As Francis Scott Key stood captive on a British ship watching the rockets red glare and receiving inspiration for the Star Spangled Banner, John Dagg laid beneath those bombs bursting in air in what he called, “a fearful night.” It was a scary night indeed in Baltimore, September 13th 1814, and although the dawns early light of the 14th would result in “the stars and stripes still floating in the breeze,” John Dagg and his fellow soldiers had no idea the story would end that way. Dagg tried to sleep underneath the “roar of cannon and bombs,” but was awoken three times to prepare for a battle that never came. In the heat of a battle like this, two things become abundantly clear: first, there is such a thing as good and evil; second, life in this world is very temporary. Dagg would later become a theologian and these two truths served as pillars for his study of religion: man is both moral and immortal. To put it in the words of Dagg himself, “That men are immortal and under a moral government, by which their future state will be made happy or miserable, according to their conduct in the present life, are fundamental truths of religion.”
If man is immortal, then it is every man, woman, and child’s happy duty to prepare for the future world. “We find ourselves in a world where we have no continuing abode. Within us, and without us, we have proofs and admonitions that our chief interests lie in another world, and that our chief business in this is to prepare for the future state, into which we shall very soon enter.”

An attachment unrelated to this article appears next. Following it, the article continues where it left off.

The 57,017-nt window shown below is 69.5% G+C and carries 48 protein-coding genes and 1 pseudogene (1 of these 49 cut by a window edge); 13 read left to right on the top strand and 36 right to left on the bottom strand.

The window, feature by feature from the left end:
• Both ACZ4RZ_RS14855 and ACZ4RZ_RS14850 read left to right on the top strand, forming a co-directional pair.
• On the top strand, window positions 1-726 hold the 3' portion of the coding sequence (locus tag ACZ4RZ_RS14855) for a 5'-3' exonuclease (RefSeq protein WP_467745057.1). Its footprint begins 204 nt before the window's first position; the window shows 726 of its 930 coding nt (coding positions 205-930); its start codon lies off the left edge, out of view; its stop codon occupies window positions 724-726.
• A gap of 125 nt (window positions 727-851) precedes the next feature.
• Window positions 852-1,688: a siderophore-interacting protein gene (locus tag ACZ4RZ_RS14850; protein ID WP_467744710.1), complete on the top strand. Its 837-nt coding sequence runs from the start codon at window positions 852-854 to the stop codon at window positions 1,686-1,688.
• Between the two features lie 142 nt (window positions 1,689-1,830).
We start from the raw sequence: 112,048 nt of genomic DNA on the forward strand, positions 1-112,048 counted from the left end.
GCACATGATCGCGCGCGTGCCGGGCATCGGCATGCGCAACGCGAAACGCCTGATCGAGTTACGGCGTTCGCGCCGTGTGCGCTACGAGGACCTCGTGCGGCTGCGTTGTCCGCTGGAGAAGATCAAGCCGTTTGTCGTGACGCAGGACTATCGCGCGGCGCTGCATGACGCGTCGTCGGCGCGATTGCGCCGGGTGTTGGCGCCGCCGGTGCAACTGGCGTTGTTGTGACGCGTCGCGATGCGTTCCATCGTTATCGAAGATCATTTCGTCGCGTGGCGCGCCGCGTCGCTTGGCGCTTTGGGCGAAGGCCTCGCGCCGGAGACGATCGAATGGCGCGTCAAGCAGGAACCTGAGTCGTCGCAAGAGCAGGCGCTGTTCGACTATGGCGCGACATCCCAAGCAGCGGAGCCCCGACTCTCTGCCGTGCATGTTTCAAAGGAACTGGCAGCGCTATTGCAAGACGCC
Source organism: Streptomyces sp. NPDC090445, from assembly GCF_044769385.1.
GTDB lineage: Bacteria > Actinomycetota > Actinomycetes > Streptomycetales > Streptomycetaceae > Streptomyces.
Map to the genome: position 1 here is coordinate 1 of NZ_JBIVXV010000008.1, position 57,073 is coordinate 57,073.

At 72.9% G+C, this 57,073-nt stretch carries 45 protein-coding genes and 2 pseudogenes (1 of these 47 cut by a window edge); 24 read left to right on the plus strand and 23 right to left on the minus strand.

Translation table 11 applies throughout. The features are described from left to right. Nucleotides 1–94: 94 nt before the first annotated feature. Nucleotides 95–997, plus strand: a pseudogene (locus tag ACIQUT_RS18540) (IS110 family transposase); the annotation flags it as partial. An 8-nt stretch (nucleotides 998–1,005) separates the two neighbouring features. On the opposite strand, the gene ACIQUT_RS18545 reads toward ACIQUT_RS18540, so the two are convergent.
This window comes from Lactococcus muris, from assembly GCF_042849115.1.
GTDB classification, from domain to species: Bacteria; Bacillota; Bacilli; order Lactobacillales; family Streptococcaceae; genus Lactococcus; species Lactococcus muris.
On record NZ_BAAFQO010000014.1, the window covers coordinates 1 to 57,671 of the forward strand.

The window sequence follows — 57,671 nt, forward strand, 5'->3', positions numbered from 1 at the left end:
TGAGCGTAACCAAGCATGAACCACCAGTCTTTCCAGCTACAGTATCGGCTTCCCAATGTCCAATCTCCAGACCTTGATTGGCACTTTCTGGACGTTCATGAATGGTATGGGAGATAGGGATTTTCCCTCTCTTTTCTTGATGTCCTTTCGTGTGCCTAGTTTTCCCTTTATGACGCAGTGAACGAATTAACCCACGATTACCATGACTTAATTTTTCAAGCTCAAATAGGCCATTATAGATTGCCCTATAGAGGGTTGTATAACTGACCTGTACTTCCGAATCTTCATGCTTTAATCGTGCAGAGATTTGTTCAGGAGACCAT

If man is moral, furthermore immoral, then he desperately needs a Savior. Dagg shows the depth of human immorality. His thoroughly Calvinistic understanding of human sinfulness not only appears in his doctrine, but also appears as he remembers the day after the British stopped their bombing, “During the last few days, every one had spoken softly and seriously, and no oaths had been heard, but this night our barracks were in uproar with noise and profanity, giving painful proof of human depravity.”
How does an experiential Calvinist like Dagg respond in the face of human immortality and immorality? Might he leave such filthy creatures to their fate? Are sinners too sinful for God to save? Absolutely not. Rather, knowing the Gospel is Worthy of All Acceptation, he questions sinners, calling upon them to put faith in Christ and receive him as Lord and Savior, “What are your prospects in the future world? Have you received the love of the truth, that you may be saved? Does the truth as it is in Jesus enter your heart, with sanctifying power?”
 J. L Dagg, A Manual of Theology; Autobiography. (Harrisonburg, VA: Sprinkle Pub., 2009), 16
 J. L Dagg, A Manual of Theology. (Harrisonburg, VA: Sprinkle Pub., 2009), 17.
 Ibid., 18.
 J. L Dagg, A Manual of Theology; Autobiography. (Harrisonburg, VA: Sprinkle Pub., 2009), 16.
 Andrew Fuller, The Gospel Worthy of All Acceptation.
 J. L Dagg, A Manual of Theology. (Harrisonburg, VA: Sprinkle Pub., 2009), 379.